chaseh200 - if you are searching for brush piles, submerged timber, etc., you will want side and down imaging. Almost everyone will tell you - buy as much as your budget will allow. Size of screen and the density of the picture will help identify if your new found structure has fish on it. You might want a lake map, but isn't critical for your intended purpose. They aren't cheap and you might find used. I haven't used it but understand you can get a $15/year subscription to Navionics to use on your phone, which would require internet connection on the lake.
Another option to keep in mind. Many upgrade their electronics regularly and you might find a deal on a higher end unit.
I highly recommend the following approach:
Find some units that are in your price range that you are interested in. You can do this by looking online or going into stores like bass pro.
Use Youtube for demonstrations/reviews of some units you are interested in - there will be a lot of information there to help you decide and see features, how easy to use, screenshots, etc.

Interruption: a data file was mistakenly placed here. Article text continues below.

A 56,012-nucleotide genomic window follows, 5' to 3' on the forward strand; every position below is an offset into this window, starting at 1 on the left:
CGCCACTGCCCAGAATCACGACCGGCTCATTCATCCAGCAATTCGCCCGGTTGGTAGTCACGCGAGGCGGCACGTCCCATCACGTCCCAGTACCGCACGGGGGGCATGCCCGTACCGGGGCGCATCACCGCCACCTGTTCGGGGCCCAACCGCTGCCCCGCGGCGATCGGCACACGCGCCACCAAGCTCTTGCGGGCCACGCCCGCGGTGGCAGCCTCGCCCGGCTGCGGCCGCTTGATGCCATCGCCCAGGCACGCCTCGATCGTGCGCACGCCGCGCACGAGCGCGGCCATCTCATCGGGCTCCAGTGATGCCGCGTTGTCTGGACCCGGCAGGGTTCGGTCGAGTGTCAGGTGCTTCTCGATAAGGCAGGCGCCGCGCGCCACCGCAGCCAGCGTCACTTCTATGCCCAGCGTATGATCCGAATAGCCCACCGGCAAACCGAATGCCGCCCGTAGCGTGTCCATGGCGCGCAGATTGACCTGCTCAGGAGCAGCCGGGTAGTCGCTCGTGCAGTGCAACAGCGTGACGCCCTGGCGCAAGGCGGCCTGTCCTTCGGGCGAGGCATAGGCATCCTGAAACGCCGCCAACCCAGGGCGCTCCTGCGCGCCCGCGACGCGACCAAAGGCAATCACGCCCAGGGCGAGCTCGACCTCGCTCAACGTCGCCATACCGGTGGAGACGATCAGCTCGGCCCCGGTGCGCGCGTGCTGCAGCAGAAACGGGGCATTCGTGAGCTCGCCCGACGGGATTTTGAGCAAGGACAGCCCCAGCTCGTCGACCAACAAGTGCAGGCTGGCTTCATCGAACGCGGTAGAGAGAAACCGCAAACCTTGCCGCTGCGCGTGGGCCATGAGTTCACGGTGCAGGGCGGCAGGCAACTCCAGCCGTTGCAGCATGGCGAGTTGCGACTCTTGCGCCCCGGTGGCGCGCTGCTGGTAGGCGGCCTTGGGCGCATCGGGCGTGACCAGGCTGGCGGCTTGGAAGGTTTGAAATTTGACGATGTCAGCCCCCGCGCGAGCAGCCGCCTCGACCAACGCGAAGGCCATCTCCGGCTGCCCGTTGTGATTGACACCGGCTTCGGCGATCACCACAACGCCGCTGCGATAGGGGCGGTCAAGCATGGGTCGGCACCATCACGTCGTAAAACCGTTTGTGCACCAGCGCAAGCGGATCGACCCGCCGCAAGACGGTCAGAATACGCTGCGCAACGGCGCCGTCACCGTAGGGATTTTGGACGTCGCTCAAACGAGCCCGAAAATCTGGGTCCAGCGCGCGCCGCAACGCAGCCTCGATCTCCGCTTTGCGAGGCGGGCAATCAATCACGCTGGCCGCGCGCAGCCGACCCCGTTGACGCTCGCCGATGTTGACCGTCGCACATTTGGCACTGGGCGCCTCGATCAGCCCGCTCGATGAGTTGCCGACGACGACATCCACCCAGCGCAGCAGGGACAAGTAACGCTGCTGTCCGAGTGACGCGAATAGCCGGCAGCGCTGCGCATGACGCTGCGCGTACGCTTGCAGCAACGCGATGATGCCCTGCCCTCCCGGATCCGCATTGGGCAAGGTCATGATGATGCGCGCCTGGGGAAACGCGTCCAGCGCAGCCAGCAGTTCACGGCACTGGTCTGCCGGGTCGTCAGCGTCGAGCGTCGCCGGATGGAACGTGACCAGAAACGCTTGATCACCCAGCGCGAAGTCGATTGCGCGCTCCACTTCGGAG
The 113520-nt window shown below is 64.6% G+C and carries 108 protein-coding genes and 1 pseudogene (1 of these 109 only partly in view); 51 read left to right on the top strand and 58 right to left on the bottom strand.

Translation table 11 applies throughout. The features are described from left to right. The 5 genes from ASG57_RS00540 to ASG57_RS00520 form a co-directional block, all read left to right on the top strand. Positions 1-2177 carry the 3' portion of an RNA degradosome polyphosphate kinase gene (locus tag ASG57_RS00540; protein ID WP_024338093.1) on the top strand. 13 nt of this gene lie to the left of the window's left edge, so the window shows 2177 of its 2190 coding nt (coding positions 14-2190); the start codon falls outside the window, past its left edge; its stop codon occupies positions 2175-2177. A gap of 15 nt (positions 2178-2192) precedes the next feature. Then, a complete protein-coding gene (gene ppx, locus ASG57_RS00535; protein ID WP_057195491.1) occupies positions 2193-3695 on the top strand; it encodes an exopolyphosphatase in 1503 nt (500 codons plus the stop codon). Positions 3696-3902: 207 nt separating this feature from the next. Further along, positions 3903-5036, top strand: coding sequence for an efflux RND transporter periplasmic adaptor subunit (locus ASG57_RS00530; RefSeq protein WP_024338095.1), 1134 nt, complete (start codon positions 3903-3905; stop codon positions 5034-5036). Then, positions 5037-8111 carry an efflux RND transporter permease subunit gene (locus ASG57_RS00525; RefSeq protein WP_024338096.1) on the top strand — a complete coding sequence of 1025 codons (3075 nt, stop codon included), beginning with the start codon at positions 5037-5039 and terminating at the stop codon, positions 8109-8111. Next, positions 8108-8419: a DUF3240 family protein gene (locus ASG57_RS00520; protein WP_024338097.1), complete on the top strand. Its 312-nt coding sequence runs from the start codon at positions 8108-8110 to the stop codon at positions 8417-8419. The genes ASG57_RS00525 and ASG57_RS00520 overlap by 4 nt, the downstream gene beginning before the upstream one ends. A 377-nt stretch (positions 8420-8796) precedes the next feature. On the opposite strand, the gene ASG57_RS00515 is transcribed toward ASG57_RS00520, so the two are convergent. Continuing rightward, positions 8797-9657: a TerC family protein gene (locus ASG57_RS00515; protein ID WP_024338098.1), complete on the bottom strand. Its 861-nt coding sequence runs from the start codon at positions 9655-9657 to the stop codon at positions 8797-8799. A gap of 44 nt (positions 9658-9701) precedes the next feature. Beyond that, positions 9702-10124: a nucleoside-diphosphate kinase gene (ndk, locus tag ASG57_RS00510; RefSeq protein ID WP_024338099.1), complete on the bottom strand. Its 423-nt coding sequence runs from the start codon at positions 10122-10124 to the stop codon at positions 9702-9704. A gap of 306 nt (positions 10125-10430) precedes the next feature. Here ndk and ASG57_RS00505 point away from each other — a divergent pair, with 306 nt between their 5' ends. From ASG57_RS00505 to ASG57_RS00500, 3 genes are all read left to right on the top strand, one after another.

Also, look in the trade forum here and if you see something that is a little higher end, used and in your price range - repeat the Youtube research, check with the seller on condition, etc. You won't have warranty, but you might get a unit that has a little better function for your use
When you install it. Make sure you either have it done, or do some research here too. Isolation from interference, where to mount the transducer, wiring, etc. all matters in reducing noise on the display and how effective it is for you.
This sounds a little complicated, but following this will make you happier with the result.
I use Humminbirds but based on Tin Boat's response, found the next size up Hook2 9 is on sale @ Bass Pro for $499 and includes detailed maps for 3000 US lakes so you might not need a map card which would be an extra cost for you. Hook2 9 at Bass Pro